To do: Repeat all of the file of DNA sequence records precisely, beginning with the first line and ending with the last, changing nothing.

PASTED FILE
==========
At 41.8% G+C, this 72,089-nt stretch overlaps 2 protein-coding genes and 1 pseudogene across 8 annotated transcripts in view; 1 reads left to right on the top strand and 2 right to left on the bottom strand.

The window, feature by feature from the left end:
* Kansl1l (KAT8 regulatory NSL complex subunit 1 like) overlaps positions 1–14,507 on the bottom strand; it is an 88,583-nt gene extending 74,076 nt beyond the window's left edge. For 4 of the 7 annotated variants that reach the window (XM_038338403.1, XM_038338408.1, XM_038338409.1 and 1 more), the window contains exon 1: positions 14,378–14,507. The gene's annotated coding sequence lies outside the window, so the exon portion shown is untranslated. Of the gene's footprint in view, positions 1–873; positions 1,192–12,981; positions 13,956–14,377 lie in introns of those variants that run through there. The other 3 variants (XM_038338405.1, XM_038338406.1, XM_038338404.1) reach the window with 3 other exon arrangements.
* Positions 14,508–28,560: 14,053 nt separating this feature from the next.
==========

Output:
At 41.8% G+C, this 72,089-nt stretch overlaps 2 protein-coding genes and 1 pseudogene across 8 annotated transcripts in view; 1 reads left to right on the top strand and 2 right to left on the bottom strand.

The window, feature by feature from the left end:
* Kansl1l (KAT8 regulatory NSL complex subunit 1 like) overlaps positions 1–14,507 on the bottom strand; it is an 88,583-nt gene extending 74,076 nt beyond the window's left edge. For 4 of the 7 annotated variants that reach the window (XM_038338403.1, XM_038338408.1, XM_038338409.1 and 1 more), the window contains exon 1: positions 14,378–14,507. The gene's annotated coding sequence lies outside the window, so the exon portion shown is untranslated. Of the gene's footprint in view, positions 1–873; positions 1,192–12,981; positions 13,956–14,377 lie in introns of those variants that run through there. The other 3 variants (XM_038338405.1, XM_038338406.1, XM_038338404.1) reach the window with 3 other exon arrangements.
* Positions 14,508–28,560: 14,053 nt separating this feature from the next.